I must admit that I was surprised at the very notion of psychology phone apps. I couldn’t possibly believe that there could be an app that could make you feel relaxed, motivated, or that could help you achieve your goals. It emerged that no phone app can do any of this for you, but they can help get you started and sustain your motivation when you have such to begin with, whatever your ultimate goal. There are many phone apps that could serve these purposes.

 Better grasp of ideas and brainstorming

Popplet is a platform with a very simple interface, which permits the user to move at the speed of their thoughts. It utilizes the principle of Gestalt, which refers to the tendency of the human brain to store similar ideas in similar places in their cognitive map. With Popplet you can better grasp your own ideas, sort them visually, and work with other people in real time. Popplet has received special mention by Apple, Fast Company, TUAW, and PadGadget and awards from Mac World. It facilitates brainstorming, mind-mapping, planning projects, creating diagrams and processing charts. It also allows creating journals, notes, and lists, creating mood boards and travel plans, galleries with photos and other images, presentations, and more. This app is free, but if you want more than one Popplet, you have to get the paid version. Some features, such as online integration, real-time collaboration, PDF export, and VGA support are also paid.


Visual perception

The app Eyetricks is based on the psychology subfield of visual perception. It features the Rubin Vase (which is both a vase and two faces depending on how you look at it), the photo that shows both a young woman and an older one, impossible designs, color tests (to test color blindness, for example), and more. This is very useful for psychology students to learn some basic principles of perception.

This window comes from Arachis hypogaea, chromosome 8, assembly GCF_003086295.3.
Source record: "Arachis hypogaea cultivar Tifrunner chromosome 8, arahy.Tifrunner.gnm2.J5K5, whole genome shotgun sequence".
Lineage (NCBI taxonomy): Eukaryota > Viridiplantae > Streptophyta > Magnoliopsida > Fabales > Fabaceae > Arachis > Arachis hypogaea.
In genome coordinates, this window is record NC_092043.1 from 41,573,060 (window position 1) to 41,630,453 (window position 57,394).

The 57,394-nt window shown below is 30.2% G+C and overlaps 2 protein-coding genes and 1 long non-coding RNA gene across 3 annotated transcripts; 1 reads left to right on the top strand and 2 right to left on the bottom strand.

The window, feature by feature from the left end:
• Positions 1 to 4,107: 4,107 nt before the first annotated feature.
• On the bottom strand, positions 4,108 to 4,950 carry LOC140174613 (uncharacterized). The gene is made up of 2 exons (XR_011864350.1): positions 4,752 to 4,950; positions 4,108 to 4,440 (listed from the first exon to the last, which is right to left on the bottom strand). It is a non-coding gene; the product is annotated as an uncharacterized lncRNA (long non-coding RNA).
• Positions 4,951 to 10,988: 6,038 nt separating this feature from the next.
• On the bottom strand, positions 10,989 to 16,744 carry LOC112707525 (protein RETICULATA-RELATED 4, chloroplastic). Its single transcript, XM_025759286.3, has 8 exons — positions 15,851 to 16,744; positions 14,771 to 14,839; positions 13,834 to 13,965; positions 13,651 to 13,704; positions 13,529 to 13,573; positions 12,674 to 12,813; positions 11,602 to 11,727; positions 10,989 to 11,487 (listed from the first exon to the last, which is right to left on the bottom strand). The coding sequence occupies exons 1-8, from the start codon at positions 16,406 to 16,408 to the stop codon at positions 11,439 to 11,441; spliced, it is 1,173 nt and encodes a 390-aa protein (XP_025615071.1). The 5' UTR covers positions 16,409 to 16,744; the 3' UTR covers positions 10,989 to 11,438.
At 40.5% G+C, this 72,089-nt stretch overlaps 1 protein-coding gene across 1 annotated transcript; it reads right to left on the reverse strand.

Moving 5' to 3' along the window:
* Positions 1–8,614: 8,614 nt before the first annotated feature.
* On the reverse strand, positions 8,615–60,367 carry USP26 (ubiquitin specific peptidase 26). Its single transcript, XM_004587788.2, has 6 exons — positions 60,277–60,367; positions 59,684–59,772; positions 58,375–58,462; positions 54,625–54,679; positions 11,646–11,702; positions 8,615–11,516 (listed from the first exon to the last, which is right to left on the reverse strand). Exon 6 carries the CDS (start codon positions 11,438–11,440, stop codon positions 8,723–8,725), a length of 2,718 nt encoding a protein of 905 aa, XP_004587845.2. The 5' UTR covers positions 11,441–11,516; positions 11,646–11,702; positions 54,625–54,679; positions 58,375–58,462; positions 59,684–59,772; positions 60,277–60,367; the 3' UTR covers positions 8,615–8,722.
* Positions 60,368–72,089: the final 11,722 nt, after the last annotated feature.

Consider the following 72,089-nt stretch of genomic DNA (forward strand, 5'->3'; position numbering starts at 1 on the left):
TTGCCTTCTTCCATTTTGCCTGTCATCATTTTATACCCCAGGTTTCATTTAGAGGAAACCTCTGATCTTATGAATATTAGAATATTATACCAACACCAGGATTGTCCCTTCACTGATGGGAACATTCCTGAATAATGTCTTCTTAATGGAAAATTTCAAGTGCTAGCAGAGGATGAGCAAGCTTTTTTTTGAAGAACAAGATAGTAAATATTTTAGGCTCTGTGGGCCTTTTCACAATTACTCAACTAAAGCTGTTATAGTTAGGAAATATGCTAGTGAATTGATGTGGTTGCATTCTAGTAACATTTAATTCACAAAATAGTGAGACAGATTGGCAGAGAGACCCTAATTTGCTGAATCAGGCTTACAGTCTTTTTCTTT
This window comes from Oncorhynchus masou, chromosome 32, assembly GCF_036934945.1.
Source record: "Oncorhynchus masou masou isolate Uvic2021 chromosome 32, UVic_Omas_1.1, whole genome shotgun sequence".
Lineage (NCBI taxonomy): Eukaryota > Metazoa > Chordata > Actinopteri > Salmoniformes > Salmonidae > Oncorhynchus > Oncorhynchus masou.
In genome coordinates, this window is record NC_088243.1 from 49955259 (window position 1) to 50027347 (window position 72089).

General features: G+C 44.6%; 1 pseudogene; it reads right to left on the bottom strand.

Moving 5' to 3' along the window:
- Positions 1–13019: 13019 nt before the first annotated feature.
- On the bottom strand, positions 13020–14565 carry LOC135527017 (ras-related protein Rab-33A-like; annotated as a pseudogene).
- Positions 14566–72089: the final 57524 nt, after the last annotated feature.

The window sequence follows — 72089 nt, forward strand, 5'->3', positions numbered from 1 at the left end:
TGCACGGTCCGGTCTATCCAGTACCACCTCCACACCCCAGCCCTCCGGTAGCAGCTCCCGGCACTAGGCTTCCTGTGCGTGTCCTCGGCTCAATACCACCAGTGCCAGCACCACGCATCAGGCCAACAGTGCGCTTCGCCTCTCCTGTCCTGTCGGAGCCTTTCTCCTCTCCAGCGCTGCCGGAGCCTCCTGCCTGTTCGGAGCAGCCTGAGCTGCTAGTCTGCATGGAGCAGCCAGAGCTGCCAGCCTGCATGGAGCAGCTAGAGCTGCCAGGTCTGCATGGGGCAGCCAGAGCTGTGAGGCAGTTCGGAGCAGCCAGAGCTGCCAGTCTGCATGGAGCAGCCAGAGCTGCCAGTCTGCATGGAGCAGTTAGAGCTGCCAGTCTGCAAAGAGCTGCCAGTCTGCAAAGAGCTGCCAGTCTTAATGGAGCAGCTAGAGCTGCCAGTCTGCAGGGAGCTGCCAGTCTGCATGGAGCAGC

How can an app help you relax? By offering you psychotherapy as you go. One such app, made by a licensed therapist, is iCounselor. There are special versions for people with depression and people with OCD (obsessive-compulsive disorder). They provide helpful information about the illnesses. You can rate how you feel right now (ex. 8 out of 10, 10 being super-duper and 0 being all-time low), look at your thoughts and become more aware of what they really are. For example, the app can record your thoughts and tell you that you are identifying problems, and then give information about what you might be doing specifically. The app is based on the modern positive psychology principle – namely positive thinking.


Achieving goals

Tracks It All is an app that helps you achieve goals. You input your goal and it tracks whether you are making progress.


Teaching psychology

Finally, PsycExplorer is an iPhone/ iPad-based app that delivers to you the latest information and news about psychology, research, blog posts, videos and tweets. This makes it an irreplaceable tool for teachers of psychology.

Melissa Dean writes about rewards credit cards, secured credit cards and other products.

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